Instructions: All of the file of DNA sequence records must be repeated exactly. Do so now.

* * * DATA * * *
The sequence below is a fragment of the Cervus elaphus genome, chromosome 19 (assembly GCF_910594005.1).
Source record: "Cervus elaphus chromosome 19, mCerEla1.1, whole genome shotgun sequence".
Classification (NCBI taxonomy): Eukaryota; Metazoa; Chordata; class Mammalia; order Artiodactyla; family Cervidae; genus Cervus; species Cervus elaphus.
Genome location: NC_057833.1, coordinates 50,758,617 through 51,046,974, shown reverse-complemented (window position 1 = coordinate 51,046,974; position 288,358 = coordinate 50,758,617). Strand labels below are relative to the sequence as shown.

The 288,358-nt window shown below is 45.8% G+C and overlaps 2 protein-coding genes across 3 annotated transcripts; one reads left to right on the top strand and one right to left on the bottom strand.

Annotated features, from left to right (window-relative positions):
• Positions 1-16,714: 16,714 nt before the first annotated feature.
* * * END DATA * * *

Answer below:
The sequence below is a fragment of the Cervus elaphus genome, chromosome 19 (assembly GCF_910594005.1).
Source record: "Cervus elaphus chromosome 19, mCerEla1.1, whole genome shotgun sequence".
Classification (NCBI taxonomy): Eukaryota; Metazoa; Chordata; class Mammalia; order Artiodactyla; family Cervidae; genus Cervus; species Cervus elaphus.
Genome location: NC_057833.1, coordinates 50,758,617 through 51,046,974, shown reverse-complemented (window position 1 = coordinate 51,046,974; position 288,358 = coordinate 50,758,617). Strand labels below are relative to the sequence as shown.

The 288,358-nt window shown below is 45.8% G+C and overlaps 2 protein-coding genes across 3 annotated transcripts; one reads left to right on the top strand and one right to left on the bottom strand.

Annotated features, from left to right (window-relative positions):
• Positions 1-16,714: 16,714 nt before the first annotated feature.